The purpose of this paper is to investigate how instructors approach the task of diagnosing collaborative learning group dysfunction when presented with an opportunity and a request to do so.
This mixed methods study asked instructors experienced in using group work to sequentially respond to weekly instalments of reflective journal entries representing a fictional member of a collaborative learning group working through a group project. A web-based instrument captured quantitative and qualitative data during the first phase where instructors worked on their own and in the second phase where participants used a think-aloud protocol while engaging in the same task. The data were analysed to understand their professional vision (what they notice and how they make sense of it as well as consistency across instructors) for collaborative group projects.
This study found that instructors were consistent neither in what they noticed nor in how they made sense of what they perceived. This resulted in a tendency not to label dysfunctional groups as such.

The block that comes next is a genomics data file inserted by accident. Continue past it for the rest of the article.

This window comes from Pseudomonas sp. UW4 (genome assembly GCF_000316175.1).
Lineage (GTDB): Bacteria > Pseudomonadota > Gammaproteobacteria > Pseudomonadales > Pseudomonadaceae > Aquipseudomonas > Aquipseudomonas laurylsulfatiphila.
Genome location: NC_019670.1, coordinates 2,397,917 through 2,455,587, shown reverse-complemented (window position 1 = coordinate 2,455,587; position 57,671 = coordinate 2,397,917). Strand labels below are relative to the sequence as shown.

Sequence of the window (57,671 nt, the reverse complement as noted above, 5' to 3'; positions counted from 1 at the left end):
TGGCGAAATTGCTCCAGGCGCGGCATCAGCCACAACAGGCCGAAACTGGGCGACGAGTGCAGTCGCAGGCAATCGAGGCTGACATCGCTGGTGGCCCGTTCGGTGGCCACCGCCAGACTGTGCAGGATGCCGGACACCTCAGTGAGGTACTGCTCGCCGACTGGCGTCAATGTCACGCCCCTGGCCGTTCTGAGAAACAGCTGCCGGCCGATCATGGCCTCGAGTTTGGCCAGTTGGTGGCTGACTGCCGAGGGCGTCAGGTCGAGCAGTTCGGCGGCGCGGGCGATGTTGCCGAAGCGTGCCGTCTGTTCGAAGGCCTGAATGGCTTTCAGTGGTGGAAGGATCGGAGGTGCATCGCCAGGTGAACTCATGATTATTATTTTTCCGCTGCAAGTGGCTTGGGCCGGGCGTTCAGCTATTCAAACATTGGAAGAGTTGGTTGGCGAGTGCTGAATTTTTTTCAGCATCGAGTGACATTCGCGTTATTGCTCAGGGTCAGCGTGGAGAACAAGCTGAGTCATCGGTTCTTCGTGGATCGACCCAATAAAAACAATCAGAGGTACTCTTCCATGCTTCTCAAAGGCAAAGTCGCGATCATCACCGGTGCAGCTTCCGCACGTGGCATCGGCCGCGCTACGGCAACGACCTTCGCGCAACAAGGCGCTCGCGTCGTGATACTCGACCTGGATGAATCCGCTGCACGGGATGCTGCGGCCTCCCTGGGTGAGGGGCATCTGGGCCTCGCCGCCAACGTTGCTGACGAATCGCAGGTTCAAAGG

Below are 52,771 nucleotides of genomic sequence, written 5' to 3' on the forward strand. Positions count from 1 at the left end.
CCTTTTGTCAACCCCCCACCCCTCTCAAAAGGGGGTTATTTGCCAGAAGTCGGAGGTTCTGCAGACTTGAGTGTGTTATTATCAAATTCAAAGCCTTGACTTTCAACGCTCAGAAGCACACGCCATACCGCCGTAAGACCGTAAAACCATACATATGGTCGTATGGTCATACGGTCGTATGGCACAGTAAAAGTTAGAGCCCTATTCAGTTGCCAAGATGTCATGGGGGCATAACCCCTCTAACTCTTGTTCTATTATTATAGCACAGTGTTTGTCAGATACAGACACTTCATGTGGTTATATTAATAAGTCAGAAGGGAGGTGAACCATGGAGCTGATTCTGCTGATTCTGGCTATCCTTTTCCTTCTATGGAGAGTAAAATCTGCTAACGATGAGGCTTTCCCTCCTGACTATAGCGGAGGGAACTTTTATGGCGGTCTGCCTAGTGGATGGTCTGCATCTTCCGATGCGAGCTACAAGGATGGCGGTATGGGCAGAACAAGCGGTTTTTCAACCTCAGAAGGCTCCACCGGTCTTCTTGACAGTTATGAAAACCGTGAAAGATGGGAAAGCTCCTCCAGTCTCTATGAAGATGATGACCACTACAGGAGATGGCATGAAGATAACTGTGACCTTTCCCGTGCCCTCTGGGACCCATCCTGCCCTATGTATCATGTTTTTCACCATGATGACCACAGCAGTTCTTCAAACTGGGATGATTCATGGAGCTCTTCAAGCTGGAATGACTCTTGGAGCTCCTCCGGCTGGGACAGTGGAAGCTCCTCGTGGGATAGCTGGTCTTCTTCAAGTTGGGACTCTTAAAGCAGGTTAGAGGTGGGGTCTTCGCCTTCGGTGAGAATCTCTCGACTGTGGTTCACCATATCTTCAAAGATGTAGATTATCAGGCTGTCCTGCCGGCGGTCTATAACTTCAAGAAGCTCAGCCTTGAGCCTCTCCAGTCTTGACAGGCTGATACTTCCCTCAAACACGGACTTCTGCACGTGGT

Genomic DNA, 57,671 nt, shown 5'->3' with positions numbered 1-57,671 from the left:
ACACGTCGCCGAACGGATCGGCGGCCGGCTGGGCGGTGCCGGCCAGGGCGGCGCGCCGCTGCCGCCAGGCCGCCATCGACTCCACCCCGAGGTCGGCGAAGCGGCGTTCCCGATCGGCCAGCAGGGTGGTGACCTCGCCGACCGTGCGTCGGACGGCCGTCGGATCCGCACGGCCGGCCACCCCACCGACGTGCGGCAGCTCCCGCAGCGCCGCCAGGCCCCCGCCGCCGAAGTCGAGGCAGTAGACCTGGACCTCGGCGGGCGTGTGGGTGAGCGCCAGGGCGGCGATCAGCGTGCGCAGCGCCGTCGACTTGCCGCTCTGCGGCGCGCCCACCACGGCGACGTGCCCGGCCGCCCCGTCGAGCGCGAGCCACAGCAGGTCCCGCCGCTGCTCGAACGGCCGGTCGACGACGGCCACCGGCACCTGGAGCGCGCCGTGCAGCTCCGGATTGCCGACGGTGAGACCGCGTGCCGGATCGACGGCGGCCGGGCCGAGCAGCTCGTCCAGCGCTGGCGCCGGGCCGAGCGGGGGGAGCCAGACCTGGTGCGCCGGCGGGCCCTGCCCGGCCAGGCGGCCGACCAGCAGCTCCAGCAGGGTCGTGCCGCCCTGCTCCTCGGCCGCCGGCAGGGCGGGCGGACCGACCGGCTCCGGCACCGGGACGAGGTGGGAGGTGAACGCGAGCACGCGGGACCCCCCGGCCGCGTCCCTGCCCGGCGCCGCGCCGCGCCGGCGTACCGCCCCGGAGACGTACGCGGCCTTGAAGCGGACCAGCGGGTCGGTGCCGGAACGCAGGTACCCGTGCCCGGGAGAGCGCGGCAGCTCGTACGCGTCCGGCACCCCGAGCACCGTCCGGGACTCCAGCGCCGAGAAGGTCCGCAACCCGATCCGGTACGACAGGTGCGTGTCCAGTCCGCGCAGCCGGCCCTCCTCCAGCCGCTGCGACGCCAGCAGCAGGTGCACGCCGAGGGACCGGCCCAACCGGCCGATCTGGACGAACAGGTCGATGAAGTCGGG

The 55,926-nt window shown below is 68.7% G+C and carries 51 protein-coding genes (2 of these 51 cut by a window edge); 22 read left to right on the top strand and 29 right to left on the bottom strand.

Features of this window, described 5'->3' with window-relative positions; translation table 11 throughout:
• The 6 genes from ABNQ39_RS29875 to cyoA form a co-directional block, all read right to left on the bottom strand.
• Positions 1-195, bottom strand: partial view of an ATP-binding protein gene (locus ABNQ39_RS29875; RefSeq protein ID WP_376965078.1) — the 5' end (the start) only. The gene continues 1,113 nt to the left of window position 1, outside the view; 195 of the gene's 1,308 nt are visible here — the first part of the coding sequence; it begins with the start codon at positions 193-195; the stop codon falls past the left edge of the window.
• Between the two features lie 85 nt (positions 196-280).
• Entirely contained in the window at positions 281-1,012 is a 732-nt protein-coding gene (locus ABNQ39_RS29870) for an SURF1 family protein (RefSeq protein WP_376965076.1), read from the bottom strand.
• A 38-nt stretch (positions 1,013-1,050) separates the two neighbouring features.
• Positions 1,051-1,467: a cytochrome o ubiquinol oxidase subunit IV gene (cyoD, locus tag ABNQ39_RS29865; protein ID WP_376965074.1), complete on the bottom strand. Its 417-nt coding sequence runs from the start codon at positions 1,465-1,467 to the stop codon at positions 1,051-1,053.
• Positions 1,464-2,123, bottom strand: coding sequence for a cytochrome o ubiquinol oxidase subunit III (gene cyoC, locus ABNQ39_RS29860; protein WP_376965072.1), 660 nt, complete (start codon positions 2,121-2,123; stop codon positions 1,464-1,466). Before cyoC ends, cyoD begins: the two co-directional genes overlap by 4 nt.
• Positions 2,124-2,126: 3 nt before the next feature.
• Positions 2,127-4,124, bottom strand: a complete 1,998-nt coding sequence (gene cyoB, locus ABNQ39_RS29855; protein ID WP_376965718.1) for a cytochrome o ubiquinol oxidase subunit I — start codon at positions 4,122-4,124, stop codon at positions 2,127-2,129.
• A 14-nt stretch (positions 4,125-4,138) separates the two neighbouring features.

If the instructors lack professional vision for group projects, the students are unlikely to learn to work in groups and the instructors will find it difficult to seek help and learn from one another.
This is an exploratory study because there was minimal extant research on the topic. Methods included the use of narrative fiction and a remote think-aloud protocol.
In addition to thanking the author’s supportive family, the author must also thank Content Developer Becky Alano and the 2017 Upperclassmen in the Department of Technology and Society at SUNY Korea. Their feedback contributed substantially to the readability of this document.
Modell, M.G. (2017), "Instructors’ professional vision for collaborative learning groups", Journal of Applied Research in Higher Education, Vol. 9 No. 3, pp. 346-362. https://doi.org/10.1108/JARHE-11-2016-0087Download as .RIS
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